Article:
The ility's

I found this great list of the “ility’s” - the things that make writing industrial strength software hard:

  • Reliability
  • Integrity
  • Usability
  • Maintainability
  • Testability
  • Interoperability
  • Flexibility
  • Reuseability
  • Portability
  • Clarity
  • Modifiability
  • Understandability (isn’t that Clarity?)
  • Validity
  • Functionality
  • Generality
And some that don’t end with “ity”:
  • Correctness (but maybe that is reliability?)
  • Documentation
  • Economy
  • Efficiency
Source: “The Profession of IT: Software Quality”, Communications of the ACM, Vol 59, No 9, September 2016, Page 23


Neural spelling corrector

My spelling corrector, which uses a neural network as the underlying algorithm, miscorrects four of the 49,168 words in the dictionary. The thing about this neural net is it is constructed logically rather than from a massive learning set. As an acceptance test, I have it validate that every word in the dictionary corrects to itself. (The “training” of the neural net takes about 100 ms - that is, the time to load the dictionary and make the connections.)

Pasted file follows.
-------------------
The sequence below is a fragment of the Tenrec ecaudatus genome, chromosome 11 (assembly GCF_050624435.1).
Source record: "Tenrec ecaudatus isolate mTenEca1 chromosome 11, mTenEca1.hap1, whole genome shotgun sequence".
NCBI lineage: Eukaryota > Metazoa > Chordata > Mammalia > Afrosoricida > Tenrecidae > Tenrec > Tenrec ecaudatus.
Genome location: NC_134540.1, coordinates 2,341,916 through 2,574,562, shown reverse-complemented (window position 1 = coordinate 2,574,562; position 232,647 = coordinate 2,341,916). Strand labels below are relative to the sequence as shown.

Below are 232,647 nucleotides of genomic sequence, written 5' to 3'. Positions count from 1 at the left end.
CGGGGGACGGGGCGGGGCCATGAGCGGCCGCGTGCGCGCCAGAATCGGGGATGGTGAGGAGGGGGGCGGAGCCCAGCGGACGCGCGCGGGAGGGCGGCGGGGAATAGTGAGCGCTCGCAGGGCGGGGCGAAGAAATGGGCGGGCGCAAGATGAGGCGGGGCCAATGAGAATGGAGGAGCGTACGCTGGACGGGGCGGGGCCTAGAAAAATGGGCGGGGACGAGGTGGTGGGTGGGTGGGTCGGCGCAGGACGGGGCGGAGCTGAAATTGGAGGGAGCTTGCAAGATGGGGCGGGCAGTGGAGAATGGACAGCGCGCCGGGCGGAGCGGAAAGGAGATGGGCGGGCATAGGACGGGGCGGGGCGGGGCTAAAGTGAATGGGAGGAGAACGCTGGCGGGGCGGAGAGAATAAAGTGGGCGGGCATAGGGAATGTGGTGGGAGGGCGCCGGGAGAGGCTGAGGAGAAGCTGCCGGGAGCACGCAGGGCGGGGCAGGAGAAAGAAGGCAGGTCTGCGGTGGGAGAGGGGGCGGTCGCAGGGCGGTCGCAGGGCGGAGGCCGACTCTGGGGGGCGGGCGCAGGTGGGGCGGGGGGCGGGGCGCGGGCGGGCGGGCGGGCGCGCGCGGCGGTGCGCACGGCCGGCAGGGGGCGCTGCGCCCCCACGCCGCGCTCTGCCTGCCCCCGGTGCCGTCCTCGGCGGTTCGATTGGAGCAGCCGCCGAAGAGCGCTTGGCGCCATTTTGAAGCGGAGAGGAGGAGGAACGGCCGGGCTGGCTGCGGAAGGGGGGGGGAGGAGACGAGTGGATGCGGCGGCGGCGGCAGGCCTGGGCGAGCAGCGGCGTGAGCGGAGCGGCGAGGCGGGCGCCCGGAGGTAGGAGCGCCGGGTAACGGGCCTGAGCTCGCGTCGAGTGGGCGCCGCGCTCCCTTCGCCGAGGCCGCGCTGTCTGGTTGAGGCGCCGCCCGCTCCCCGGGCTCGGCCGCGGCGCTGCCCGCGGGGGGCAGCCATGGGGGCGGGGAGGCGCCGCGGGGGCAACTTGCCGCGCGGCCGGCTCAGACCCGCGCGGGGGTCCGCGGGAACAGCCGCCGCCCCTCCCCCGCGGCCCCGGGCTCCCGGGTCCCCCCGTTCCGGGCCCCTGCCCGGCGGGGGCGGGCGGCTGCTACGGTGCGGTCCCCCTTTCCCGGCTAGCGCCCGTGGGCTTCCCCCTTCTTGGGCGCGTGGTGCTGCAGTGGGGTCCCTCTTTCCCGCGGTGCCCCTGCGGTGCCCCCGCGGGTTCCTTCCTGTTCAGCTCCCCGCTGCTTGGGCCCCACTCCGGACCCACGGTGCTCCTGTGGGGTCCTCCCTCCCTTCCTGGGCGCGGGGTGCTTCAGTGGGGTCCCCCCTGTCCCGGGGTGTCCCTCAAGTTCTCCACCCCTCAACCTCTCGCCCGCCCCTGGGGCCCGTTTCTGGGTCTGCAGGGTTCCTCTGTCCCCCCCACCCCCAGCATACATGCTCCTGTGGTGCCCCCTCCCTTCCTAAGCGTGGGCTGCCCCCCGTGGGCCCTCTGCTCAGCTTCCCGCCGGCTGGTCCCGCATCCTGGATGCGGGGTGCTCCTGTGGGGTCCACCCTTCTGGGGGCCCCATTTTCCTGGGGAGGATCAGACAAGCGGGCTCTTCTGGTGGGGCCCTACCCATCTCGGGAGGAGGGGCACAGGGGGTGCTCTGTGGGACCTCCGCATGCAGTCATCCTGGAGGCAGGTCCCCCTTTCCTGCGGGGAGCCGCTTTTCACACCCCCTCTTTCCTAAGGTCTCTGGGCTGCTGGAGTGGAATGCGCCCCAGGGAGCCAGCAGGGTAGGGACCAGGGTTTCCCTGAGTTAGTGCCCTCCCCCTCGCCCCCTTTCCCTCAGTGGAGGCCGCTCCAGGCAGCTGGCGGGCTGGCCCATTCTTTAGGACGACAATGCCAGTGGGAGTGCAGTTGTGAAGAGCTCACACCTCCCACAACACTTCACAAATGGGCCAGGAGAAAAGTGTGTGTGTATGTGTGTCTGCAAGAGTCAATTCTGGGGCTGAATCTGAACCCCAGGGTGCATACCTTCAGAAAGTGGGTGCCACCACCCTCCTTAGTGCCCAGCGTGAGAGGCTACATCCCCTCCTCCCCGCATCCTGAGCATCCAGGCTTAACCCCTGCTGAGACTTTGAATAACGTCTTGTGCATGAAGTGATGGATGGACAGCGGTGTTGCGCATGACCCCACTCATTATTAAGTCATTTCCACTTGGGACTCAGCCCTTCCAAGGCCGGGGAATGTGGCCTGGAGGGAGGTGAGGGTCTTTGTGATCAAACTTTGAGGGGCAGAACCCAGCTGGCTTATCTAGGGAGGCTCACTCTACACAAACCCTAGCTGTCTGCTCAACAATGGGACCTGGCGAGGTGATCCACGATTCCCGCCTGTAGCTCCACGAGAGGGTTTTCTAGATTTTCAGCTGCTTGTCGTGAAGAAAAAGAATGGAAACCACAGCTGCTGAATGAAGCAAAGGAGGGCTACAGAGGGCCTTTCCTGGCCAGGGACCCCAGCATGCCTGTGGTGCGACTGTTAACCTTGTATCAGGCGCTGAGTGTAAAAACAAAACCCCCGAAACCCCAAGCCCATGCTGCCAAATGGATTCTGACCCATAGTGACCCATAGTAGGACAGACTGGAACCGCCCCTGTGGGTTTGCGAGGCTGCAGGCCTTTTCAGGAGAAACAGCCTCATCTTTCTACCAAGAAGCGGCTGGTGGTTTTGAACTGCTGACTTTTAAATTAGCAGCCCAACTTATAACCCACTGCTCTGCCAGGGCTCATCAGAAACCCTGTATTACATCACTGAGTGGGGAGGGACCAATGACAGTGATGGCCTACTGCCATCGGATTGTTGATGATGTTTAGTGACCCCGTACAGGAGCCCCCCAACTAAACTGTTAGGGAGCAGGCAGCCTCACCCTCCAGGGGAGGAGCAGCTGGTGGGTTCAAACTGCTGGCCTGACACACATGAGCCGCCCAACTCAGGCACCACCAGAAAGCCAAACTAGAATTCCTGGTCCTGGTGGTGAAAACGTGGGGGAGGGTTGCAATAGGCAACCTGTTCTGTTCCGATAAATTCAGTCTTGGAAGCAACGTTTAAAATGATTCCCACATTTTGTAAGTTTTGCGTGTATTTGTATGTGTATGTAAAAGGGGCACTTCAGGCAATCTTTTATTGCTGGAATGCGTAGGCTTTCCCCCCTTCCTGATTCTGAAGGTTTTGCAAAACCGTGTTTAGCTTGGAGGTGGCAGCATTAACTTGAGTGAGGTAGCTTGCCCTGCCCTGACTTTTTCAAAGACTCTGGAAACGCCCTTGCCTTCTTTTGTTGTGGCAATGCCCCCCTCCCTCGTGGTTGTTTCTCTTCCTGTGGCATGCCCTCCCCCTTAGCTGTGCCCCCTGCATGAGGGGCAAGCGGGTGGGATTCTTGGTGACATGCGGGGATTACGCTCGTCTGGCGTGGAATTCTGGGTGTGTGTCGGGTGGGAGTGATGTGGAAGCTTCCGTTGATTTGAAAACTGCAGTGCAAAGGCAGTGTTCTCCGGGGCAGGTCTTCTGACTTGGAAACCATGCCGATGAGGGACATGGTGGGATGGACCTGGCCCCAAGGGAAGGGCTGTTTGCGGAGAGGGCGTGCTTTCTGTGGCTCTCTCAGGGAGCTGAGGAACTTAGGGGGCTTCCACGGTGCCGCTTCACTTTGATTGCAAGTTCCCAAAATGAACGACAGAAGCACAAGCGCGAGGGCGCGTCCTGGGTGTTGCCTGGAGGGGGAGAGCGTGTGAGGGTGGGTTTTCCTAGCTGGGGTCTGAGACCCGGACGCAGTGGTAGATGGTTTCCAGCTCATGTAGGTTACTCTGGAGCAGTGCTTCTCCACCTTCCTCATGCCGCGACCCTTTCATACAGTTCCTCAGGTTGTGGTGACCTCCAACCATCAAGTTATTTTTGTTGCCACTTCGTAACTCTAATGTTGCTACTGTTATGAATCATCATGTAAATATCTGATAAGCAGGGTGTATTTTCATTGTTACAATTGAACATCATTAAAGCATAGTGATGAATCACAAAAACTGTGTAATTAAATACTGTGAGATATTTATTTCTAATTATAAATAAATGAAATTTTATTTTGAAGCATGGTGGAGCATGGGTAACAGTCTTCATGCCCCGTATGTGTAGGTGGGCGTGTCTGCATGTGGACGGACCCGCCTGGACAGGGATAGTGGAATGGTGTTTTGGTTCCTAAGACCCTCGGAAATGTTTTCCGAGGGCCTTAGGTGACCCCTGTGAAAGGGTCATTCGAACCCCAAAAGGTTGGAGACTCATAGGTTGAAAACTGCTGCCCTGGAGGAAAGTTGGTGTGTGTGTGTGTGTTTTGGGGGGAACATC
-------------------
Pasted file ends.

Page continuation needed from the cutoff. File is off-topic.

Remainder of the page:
(Try it here: http://ec2-54-221-105-181.compute-1.amazonaws.com/?word=kayler ; put in your own word instead of “kayler”. )
Below are the only errors it makes in my test set of 49,000 words. These words look identical to the neural network. Luckily this is uncommon!



Benchmarking is fun:
On a Raspberry Pi 3 using just one core, the time to validate the dictionary is 1h 1m 38s. With all four cores running, the time is 17m 26s (not quite a 4x speedup but close).
On an AWS X1.32xlarge instance using just one core, the time to validate is 7m 6s. A single core on the AWS machine beats the Raspberry Pi’s four cores.
With all 128 cores running, the time is 14s. An X1.32xlarge rents for (in late 2018) about $13 / hour.
Raspberry Pi3 single core: 1 hour and a minute. X1.32xlarge at AWS with 128 cores: 14s.